And he was happy!

Why was Wagner (I hope his name doesn’t cause confusion) much more interesting than most of the other acts on the first live show of the 2010 X Factor, despite being markedly less vocally accomplished?

He is older, and this is certainly important. Notwithstanding heart-stopping talent, it’s invariably more interesting to watch a 50-year-old sing (communicate emotion, situate a technical code within the context of a life) than a 17-year-old. This is particularly the case when the environment is one directed so aggressively away from diversity and age, towards constricting consensus. Wagner’s comparative lack of investment in the prize of the programme and thus his closer proximity to the real of each contestants’ abilities and experience is likewise crucial. Pure theatre, meanwhile, combined from these elements but consisting in more, is the true injunction of Wagner. And he was happy!

With John and Edward last year, and Wagner this, The X Factor is at least opening itself to an injection of the kitsch sublime (albeit one easily subsumed). The X Factor may now be entering its ‘late’ phase. Embrace the madness, as even Cowell interjected last night.

I wrote in the Journal of Music earlier this year that the power of the programme lies in the crosshatching of unisonality as experienced through music with the intensity of the collective gaze, as opposed to its wild pageantry, its consensual hearkening to an abstract ‘now’, or its deleterious ‘narratives’. When people are singing better, the X Factor is generally more engaging (except when it is embracing the madness). Mary’s, not least because of its vocal power, was the most engaging performance last night. Music is powerful, and the music on The X Factor is often overwhelming in its combination of aesthetics and collectivism. This is why the programme lays such a strong and, at this moment, seemingly universal claim on the emotional economy of so many people’s weekends.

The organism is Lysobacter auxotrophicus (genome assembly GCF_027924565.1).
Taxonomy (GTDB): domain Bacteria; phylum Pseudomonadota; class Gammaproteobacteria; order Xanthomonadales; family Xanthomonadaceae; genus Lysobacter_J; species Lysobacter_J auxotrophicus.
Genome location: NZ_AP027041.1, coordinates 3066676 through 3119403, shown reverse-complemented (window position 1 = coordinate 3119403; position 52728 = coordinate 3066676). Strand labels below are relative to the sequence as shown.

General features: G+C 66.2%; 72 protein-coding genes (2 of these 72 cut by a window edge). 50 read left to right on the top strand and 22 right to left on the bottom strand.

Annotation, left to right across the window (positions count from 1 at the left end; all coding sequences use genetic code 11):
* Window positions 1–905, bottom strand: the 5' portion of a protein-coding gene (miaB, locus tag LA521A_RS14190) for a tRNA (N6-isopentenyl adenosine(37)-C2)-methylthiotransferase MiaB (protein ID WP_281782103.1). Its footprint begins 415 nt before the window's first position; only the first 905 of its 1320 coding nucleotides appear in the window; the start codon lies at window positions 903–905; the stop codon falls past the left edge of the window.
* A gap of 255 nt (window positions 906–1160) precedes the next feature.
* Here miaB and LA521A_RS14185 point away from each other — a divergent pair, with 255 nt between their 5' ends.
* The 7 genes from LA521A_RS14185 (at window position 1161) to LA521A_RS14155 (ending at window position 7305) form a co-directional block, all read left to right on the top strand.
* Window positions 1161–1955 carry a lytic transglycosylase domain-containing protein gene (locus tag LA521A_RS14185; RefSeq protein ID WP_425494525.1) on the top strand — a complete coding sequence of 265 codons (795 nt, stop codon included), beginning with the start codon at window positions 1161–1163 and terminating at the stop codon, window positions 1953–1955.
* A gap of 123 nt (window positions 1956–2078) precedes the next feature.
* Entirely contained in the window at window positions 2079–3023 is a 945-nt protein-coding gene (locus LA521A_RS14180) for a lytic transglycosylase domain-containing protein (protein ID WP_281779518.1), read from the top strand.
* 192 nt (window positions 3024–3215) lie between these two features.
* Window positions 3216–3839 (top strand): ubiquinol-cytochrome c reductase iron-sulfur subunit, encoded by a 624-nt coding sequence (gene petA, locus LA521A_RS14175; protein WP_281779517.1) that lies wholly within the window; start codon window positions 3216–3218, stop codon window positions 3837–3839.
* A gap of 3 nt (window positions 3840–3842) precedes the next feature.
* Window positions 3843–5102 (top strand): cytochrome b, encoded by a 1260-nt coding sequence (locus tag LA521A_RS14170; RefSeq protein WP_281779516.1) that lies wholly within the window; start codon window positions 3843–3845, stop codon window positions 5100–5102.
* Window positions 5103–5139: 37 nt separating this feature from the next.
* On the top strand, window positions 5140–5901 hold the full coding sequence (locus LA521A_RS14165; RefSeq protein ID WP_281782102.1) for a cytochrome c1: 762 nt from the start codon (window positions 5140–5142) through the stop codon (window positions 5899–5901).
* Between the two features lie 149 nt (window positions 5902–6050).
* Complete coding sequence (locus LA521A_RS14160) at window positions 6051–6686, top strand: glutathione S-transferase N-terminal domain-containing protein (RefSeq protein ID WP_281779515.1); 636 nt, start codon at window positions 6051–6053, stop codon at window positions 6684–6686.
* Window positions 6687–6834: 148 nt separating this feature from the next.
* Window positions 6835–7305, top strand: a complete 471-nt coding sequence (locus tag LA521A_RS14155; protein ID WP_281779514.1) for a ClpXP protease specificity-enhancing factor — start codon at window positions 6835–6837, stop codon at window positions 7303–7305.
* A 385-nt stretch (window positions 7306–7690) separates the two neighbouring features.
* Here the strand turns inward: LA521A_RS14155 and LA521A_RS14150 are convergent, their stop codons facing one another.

Amongst the infuriating ephemera last night, meanwhile, particularly wearing were the false dramatics of the ‘difficult’ rehearsal, the judges’ inveterate ability to whitewash a performance with whatever critical narrative suits the needs of the programme (see One Direction), and the repeated appeals to candidates’ ‘uniqueness’ (how many ‘uniques’ before the concept becomes meaningless?).

Something else that seems unresolved. What tense does the X Factor happen in? When does the X Factor actually happen? When a performance is complete, it is spoken of in almost canonical terms – the memory of The X Factor is short-term, and one hour is a life time in this universe. Virilio’s dromology, the logic of late capitalist speed, the hypermodern implosion of humanism, captures perfectly the effect. We can’t make much purchase on the ‘nowness’ of a performance before it is sublimated by the irresistible force of the past tense. But the other way, protentive time, is warped in this space too. Events seem pre-ordained, the judges’ comments warmed up in the crucible of the ill-informed (except Danni) before the event has taken place. Perhaps this last is merely a result of the judges’ (not Danni) astonishing rhetorical vacuousness, a vacuousness which begets the comments’ seeming generative contour.

When knowledge could have happened without human volition, originating before its human mediation, it bears a spectral relationship to time, is almost adjunct to it. Wagner, again, was so refreshing because the judges still don’t have a code with which to blandish him (he also looks like the joyous older brother of Javier Bardem).

I know The X Factor did happen, and it did so last evening, but I’m still incredulous as to its purchase on time.

These are some of the many confusing tensions one experiences when watching The X Factor.

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